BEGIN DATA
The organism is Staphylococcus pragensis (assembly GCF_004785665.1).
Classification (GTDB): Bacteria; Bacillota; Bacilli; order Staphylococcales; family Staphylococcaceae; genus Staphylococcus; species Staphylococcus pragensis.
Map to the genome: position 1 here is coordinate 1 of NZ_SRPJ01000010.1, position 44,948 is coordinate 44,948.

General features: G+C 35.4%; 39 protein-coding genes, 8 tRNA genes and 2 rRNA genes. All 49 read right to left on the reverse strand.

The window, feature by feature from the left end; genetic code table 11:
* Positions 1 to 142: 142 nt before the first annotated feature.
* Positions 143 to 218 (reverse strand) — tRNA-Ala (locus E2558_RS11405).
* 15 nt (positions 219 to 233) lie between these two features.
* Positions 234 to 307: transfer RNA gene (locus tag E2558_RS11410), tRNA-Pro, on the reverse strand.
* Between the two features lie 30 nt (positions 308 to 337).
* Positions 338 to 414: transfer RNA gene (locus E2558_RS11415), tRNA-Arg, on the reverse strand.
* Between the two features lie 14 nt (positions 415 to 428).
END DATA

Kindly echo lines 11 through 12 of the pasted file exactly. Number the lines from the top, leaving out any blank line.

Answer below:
* Positions 338 to 414: transfer RNA gene (locus E2558_RS11415), tRNA-Arg, on the reverse strand.
* Between the two features lie 14 nt (positions 415 to 428).